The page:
Rob Roy (née Richard de la Rivière) was an artist born in Mont-de-Marsan in the south west of France in 1909.
From an early age, he had his father’s passion for motorized vehicles and art. He developed a talent of accurately and vividly documenting the events around him with his art, which was mostly motor racing. Between the wars, he did his watercolours, and at times, managed to also do some racing.
He captured the racers of the time, Nuvolari, Varzi, Chiron, Caracciola, Ascari, Fagioli, Sommer, Dreyfus, and so on, his watercolours portraying their tight battles of the tracks of Europe.
Prior to World War II, Rob Roy had joined to army, so when the war started, he joined the 3rd Tank Battalion. He was captured but later managed to escape. He kept a diary and did art-pieces of his war experiences, which have recently been published as a book “Carnet de guerre de Rob Roy 1939 à 1944.”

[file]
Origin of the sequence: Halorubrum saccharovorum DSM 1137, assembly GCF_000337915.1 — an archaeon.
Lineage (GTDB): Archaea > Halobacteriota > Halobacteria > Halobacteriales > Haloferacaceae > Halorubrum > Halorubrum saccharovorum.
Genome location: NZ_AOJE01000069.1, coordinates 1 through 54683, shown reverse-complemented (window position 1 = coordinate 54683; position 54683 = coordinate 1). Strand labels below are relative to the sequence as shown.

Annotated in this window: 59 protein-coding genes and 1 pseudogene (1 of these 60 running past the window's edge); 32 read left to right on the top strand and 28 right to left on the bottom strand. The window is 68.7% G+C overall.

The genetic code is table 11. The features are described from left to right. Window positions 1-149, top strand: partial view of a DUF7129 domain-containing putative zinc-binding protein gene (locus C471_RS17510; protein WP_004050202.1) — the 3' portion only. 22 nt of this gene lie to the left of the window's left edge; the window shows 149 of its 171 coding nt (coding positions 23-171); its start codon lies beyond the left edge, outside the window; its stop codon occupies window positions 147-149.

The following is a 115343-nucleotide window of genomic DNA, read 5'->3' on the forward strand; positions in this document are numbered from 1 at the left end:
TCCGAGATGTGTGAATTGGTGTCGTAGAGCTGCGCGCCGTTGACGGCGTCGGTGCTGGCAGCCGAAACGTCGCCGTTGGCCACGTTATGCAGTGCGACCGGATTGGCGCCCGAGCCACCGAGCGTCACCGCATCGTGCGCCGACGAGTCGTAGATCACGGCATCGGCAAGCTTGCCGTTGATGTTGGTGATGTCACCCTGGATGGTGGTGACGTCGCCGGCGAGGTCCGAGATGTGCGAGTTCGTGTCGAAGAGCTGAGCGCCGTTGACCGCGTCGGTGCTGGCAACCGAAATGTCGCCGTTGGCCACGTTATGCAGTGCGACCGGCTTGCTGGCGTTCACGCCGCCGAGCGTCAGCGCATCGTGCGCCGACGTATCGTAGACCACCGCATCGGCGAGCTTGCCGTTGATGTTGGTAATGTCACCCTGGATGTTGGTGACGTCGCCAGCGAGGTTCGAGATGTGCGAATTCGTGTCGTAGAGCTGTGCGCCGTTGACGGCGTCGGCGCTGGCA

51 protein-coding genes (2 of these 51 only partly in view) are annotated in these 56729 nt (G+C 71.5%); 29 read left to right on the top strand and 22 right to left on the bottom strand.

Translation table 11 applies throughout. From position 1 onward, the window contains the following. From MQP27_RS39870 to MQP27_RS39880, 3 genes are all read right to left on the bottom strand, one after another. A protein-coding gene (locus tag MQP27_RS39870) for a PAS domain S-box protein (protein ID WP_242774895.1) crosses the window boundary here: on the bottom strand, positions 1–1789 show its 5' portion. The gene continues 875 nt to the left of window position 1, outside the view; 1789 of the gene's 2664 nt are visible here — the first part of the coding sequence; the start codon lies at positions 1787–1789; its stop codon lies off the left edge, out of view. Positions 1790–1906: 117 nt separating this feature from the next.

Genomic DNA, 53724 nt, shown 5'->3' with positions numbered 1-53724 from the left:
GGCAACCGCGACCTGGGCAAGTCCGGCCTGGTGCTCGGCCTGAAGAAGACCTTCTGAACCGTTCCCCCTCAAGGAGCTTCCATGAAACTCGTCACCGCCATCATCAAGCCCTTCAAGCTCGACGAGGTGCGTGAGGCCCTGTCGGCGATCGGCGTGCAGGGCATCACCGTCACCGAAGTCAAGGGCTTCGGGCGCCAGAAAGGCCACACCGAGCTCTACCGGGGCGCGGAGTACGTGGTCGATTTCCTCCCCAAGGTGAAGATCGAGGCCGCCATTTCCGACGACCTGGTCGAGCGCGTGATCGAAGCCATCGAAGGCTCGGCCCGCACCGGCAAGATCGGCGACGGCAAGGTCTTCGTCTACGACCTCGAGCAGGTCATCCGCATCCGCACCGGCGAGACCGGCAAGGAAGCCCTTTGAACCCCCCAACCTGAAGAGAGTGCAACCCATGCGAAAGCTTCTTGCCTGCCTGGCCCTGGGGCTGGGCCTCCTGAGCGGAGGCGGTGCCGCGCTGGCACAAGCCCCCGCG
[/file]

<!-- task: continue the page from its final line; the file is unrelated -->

After the war, he worked in the automobile industry, and continued to do art for advertisements, brochures, magazines, books and posters.
He stayed involved with his motor racing friends and doing his motor racing art until his passing 1992.
Recently, I was lucky enough to find three Rob Roy prints locally for my racing automobilia collection; they are wonderful records of racing past.
You can find out more on Rob Roy at this website: http://www.art-robroy.com/index_en.htm